The idea of the Border returning to its roots as a frontier inevitably creates a troubling sense of Them and Us, or Friend and Foe. Affront will be taken at any restriction on free transit between south and north. Presumably residents of Scotland who visit England will also be tested or quarantined on their return, making it a two-way injunction. Suddenly a weekend break in Northumberland looks a lot less appealing.

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Yet how exactly would it work? Is it only tourists who will be checked, or will those travelling back and forth for work, be they lorry drivers or business reps, also be subject to testing? Will every road, rail and sea route across the Border from Berwick to Workington be patrolled? Might we see a surge in midnight crossings over no-man’s land and rivers, four-by-fours finally justifying their existence and canoes retrofitted to ferry families plus their luggage across the Tweed?

As things stand, there have been no new cases of the virus in the Scottish Borders in two weeks. This beautiful, windswept district is starting to feel like a cordon sanitaire, a buffer between the haves and, if not precisely the have-nots, then a population beginning slowly but steadily to paralyse the disease.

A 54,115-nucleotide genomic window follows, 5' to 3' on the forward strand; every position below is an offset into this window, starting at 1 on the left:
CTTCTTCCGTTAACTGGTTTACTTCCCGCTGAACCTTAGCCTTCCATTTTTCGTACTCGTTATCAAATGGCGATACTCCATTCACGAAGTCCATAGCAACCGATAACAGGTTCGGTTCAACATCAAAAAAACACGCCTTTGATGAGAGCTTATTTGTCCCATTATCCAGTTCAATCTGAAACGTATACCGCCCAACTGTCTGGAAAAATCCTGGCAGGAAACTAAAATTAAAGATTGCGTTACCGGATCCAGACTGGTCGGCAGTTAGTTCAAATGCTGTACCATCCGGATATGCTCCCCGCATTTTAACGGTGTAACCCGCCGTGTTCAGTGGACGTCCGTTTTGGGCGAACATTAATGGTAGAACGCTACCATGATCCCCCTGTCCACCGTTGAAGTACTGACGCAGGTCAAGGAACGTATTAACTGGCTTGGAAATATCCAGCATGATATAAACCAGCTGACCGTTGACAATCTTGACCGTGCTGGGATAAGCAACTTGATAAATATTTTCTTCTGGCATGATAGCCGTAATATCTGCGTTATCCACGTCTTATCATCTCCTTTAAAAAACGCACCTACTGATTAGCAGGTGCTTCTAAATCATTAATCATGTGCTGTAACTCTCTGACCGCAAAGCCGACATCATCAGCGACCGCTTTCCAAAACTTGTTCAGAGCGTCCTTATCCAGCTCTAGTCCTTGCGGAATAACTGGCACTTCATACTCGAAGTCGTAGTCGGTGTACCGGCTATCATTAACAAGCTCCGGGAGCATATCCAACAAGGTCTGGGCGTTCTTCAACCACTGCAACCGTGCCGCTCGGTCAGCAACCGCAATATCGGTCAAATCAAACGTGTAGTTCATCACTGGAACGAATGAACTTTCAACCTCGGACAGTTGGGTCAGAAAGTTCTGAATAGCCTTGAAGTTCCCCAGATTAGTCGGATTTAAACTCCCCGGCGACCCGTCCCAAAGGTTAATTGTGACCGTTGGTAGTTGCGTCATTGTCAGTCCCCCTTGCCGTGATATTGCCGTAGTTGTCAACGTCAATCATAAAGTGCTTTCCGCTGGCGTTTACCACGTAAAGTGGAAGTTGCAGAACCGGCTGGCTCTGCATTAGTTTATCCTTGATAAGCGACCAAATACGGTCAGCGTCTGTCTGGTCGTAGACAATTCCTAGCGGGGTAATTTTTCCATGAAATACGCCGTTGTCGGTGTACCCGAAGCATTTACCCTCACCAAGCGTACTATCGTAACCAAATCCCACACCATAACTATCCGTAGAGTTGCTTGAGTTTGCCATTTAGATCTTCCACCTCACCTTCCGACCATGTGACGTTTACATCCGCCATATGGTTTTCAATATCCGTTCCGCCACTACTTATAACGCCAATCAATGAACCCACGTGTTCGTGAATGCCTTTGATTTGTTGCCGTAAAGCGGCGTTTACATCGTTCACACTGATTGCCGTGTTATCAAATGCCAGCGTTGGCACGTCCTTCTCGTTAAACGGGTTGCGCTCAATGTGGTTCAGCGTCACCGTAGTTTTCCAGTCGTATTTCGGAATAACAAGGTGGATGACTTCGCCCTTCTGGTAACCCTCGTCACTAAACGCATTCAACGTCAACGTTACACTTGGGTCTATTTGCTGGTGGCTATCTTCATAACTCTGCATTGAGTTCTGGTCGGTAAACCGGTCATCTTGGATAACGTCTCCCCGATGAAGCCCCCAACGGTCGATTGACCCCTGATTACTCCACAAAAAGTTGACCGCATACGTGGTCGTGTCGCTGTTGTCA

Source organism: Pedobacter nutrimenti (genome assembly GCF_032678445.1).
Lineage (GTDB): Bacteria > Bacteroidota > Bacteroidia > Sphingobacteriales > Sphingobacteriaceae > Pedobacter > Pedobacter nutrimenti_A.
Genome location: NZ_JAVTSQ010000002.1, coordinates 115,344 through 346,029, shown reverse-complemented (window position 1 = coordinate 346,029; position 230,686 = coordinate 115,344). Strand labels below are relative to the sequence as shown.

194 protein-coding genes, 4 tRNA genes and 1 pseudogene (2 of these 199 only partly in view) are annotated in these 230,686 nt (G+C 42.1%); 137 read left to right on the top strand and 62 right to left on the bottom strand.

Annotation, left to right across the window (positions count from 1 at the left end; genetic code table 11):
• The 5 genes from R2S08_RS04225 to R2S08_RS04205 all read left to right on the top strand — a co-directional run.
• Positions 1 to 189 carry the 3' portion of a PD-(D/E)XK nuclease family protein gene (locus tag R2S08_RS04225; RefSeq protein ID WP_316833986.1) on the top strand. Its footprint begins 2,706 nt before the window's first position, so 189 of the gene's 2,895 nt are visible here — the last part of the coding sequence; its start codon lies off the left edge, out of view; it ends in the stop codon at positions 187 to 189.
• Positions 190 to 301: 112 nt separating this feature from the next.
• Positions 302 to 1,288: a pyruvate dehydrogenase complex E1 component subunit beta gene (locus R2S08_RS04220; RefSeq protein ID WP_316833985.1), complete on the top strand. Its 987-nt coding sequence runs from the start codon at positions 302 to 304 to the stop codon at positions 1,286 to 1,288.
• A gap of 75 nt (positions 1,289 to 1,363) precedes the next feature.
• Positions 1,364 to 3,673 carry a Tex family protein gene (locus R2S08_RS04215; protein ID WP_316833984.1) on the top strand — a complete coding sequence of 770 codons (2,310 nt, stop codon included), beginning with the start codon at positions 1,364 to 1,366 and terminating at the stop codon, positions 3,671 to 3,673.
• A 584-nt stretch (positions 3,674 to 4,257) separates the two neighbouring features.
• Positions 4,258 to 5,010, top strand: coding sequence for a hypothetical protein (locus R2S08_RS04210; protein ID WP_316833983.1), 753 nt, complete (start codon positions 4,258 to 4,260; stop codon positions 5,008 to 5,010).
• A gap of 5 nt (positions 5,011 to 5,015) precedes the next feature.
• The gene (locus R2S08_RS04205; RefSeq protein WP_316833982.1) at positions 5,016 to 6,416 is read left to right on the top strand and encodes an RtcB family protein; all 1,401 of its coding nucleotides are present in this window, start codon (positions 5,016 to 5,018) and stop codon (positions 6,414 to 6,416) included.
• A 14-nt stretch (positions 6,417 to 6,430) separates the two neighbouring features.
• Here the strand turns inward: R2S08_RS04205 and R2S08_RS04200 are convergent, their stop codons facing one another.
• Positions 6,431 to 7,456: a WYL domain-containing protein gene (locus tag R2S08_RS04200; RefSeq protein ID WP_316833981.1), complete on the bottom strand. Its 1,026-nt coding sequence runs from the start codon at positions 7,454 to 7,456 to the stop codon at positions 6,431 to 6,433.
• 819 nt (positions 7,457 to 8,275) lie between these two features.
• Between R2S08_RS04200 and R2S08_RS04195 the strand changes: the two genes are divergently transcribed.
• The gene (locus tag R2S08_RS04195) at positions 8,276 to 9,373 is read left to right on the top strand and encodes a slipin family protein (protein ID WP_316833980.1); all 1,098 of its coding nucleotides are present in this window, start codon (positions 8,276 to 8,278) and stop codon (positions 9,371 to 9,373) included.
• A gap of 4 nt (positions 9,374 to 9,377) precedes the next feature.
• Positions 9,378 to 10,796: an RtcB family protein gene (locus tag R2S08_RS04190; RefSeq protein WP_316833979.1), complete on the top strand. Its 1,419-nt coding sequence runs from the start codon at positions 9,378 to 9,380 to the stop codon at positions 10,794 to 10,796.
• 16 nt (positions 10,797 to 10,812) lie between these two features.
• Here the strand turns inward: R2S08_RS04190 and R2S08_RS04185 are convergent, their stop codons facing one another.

Given our reputation as one of the sickest countries in Europe, we need to take every precaution to protect lives. Reimposing the Border as a barrier and guard would not be popular, and the war-time and military resonances are unsettling. Yet, in light of the high risk of contagion still posed by parts of the south, in the short term it would make sense. If the first thing passengers see as they arrive is not a sig welcoming them to Scotland but an NHS squad, then for the first time since 1547 – the last pitched battle between England and Scotland – the Border will have regained its old role as the country’s first line of defence.

All columnists are free to express their opinions. They don’t necessarily represent the view of The Herald.